Wall Street in the redwoods

Students and faculty are able to analyze up-to-the-minute financial data on a Bloomberg Terminal, a service made possible thanks to a generous donation from UC Santa Cruz alumnus Mike Cagney (‘93, Porter)

Distinguished Professor of Economics and Director of the Center for Analytical Finance, Nirvikar Singh talks with a Ph.D. student about using Bloomberg Data for doctoral research

One of the world’s most powerful financial analytics tools is now at UC Santa Cruz students’ fingertips. Known to industry insiders as “the Terminal,” the Bloomberg Professional service is a cutting edge platform that integrates real-time market data, business analytics and financial news. Used by the world’s leading decision makers, top government professionals, savvy trading advisors, the terminal is now available to students in the UCSC Economics Department.

Welcome to Wall Street in the redwoods, where in mere seconds students can travel virtually to the heart of the New York Stock Exchange. With one swipe, they can experience the pulse of Paternoster Square. They are a click away from the action on LaSalle Street and just a keyboard shortcut closer to the Bourse.

The Bloomberg Terminal was made possible thanks to a donation from UC alumnus Mike Cagney (‘93, Porter) who graduated with a combined BA/MS degree in applied economics. He is co-founder, chairman, and chief executive of Social Finance Inc. (SoFi) in San Francisco that provides student loan refinancing, MBA loans, mortgages, and personal loans for early-stage professionals.

With Cagney’s gift, students in the Economics Department are able to explore a range of financial trends and problems impacting society. They are using the terminal to better understand not just economic problems in the past, but also present and even future dilemmas. They are researching real estate bubbles, exchange rate movements, and financial market volatility - factors that lead to recent problems in the economy.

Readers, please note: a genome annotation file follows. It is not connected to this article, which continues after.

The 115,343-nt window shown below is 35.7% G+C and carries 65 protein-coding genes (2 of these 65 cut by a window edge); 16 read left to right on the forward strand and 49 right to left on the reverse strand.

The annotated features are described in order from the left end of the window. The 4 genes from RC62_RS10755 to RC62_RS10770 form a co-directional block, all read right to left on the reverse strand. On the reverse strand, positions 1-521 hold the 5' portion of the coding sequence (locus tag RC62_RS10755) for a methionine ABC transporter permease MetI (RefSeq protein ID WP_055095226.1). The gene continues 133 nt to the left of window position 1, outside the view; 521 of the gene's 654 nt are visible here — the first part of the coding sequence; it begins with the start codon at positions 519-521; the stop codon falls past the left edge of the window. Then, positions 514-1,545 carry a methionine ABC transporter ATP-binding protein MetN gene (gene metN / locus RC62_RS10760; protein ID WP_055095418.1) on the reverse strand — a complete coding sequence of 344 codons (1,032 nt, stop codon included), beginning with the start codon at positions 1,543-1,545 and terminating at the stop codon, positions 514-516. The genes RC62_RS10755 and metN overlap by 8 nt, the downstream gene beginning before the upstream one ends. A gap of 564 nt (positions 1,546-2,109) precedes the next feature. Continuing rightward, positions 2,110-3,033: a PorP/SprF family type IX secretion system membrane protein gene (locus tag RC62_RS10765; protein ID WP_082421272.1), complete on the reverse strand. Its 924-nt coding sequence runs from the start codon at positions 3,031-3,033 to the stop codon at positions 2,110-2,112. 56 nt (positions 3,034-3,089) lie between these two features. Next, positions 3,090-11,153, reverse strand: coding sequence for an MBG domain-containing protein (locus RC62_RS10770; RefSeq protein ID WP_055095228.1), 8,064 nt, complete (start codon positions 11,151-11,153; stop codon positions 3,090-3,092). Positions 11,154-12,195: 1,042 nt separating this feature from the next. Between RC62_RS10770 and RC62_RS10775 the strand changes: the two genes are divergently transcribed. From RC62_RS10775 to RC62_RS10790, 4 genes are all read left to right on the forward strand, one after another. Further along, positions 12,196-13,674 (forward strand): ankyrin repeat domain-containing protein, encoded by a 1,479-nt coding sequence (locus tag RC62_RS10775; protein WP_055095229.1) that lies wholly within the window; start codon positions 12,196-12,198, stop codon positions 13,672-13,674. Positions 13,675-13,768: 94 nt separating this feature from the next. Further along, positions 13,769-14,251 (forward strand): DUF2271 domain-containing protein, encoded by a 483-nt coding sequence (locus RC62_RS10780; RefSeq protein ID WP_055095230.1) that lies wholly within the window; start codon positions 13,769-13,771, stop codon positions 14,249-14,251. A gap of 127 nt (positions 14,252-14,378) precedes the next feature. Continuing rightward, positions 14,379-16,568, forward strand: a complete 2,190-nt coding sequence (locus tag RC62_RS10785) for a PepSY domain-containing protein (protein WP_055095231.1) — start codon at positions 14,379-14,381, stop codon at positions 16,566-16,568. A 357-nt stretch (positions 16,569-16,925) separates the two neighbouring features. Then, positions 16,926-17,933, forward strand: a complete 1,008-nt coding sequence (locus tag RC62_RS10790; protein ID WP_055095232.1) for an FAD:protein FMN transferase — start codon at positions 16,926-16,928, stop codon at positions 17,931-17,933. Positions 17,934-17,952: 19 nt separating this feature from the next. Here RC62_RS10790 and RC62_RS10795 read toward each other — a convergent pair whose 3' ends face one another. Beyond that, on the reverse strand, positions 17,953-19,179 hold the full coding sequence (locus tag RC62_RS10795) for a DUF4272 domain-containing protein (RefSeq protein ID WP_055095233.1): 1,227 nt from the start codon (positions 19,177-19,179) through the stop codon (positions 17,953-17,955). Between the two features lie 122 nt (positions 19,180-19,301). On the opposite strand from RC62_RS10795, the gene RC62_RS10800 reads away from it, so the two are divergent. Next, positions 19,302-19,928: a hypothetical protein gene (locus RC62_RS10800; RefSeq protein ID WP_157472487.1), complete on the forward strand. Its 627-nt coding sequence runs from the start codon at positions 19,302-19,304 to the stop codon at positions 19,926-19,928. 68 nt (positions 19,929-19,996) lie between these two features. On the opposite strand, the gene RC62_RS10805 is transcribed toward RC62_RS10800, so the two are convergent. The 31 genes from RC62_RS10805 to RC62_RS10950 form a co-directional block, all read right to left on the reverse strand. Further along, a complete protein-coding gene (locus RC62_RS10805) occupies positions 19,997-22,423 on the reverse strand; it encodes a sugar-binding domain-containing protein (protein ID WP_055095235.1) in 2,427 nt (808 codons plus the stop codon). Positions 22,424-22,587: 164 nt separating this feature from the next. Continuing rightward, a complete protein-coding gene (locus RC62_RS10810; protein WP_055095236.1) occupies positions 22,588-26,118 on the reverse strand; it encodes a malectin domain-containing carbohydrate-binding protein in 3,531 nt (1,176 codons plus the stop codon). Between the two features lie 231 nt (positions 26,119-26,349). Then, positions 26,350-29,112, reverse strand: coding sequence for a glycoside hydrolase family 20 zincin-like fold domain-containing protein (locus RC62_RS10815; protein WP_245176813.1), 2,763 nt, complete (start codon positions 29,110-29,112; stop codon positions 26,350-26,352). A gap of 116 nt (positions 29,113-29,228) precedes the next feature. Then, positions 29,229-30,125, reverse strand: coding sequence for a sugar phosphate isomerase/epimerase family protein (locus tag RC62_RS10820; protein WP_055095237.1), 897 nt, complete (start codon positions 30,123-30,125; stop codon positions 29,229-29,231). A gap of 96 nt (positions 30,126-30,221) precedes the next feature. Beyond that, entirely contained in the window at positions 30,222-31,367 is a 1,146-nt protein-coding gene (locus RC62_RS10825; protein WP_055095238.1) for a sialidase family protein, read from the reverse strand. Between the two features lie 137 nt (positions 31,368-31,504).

For example, Ph.D. student Eric Fisher uses the Terminal to examine the effect announcements from the Federal Reserve Bank of New York have on the economy. He is intersecting data sets to see how financial markets, portfolio flows, international bond flows, banking statistics, and even oil imports/exports are impacted after a news release.

Fisher also finds the Terminal to be a useful pedagogical device. As a Chancellor’s Graduate Teaching fellow, Fisher says he has used the Bloomberg Terminal to gather data and then present in classes, “to bring alive material that students receive from their textbook and lectures. It is a great resource for our department.”

Raul Tadle, another economics Ph.D. student, is even using the Terminal to research how the general public perceives economic policy. “From Bloomberg, I have used the historical data on the federal funds futures to represent the public expectations about federal funds rate,” Tadle says.

Jae Hoon Choi, another Ph.D. student, has used the Terminal to compare the daily US dollar exchange rates to 20 emerging market countries from 1995 to 2015. He says the Terminal has been crucial for his two research projects about the global economy.

Dalia Terleckaite, also a Ph.D. student, shares how she uses the Terminal: “I am interested in behavior of asset prices and trading measures during the different stages of a bubble cycle, and I am testing some new bubble theories using trading data of two types of REITs (Real Estate Investment Trusts) - mortgage REITs and equity REITs.”

Students have shared these research projects at conferences, research symposiums, and also at workshops the Center for Analytical Finance hosts.

Nirvikar Singh, a Professor of Economics and Director of the Center for Analytical Finance adds: “The Bloomberg Terminal gives our students access to data that they otherwise could not have obtained. Several students have already used this access to conduct significant research that will provide information on the impact of major policy initiatives.”